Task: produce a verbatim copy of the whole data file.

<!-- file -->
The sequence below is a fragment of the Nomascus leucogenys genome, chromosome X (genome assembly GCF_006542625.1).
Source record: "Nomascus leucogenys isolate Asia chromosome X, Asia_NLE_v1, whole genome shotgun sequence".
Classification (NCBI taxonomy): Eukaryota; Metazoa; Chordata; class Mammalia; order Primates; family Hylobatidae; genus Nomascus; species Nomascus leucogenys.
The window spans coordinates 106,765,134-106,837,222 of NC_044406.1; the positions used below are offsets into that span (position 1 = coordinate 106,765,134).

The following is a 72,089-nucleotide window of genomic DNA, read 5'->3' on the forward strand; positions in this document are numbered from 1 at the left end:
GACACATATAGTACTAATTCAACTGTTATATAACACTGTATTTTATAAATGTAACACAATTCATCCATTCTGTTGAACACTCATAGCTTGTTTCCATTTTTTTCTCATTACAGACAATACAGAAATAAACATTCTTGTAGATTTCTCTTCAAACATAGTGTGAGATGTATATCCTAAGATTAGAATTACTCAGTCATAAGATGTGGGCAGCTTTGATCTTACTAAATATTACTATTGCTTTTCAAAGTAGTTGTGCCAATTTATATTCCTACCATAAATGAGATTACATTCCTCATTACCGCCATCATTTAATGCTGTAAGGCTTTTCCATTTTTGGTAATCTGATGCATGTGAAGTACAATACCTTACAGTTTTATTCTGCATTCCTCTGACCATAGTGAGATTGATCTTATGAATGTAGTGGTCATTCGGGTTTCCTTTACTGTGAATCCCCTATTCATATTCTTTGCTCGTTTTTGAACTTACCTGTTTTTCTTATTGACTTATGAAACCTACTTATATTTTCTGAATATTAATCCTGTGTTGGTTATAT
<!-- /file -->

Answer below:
The sequence below is a fragment of the Nomascus leucogenys genome, chromosome X (genome assembly GCF_006542625.1).
Source record: "Nomascus leucogenys isolate Asia chromosome X, Asia_NLE_v1, whole genome shotgun sequence".
Classification (NCBI taxonomy): Eukaryota; Metazoa; Chordata; class Mammalia; order Primates; family Hylobatidae; genus Nomascus; species Nomascus leucogenys.
The window spans coordinates 106,765,134-106,837,222 of NC_044406.1; the positions used below are offsets into that span (position 1 = coordinate 106,765,134).

The following is a 72,089-nucleotide window of genomic DNA, read 5'->3' on the forward strand; positions in this document are numbered from 1 at the left end:
GACACATATAGTACTAATTCAACTGTTATATAACACTGTATTTTATAAATGTAACACAATTCATCCATTCTGTTGAACACTCATAGCTTGTTTCCATTTTTTTCTCATTACAGACAATACAGAAATAAACATTCTTGTAGATTTCTCTTCAAACATAGTGTGAGATGTATATCCTAAGATTAGAATTACTCAGTCATAAGATGTGGGCAGCTTTGATCTTACTAAATATTACTATTGCTTTTCAAAGTAGTTGTGCCAATTTATATTCCTACCATAAATGAGATTACATTCCTCATTACCGCCATCATTTAATGCTGTAAGGCTTTTCCATTTTTGGTAATCTGATGCATGTGAAGTACAATACCTTACAGTTTTATTCTGCATTCCTCTGACCATAGTGAGATTGATCTTATGAATGTAGTGGTCATTCGGGTTTCCTTTACTGTGAATCCCCTATTCATATTCTTTGCTCGTTTTTGAACTTACCTGTTTTTCTTATTGACTTATGAAACCTACTTATATTTTCTGAATATTAATCCTGTGTTGGTTATAT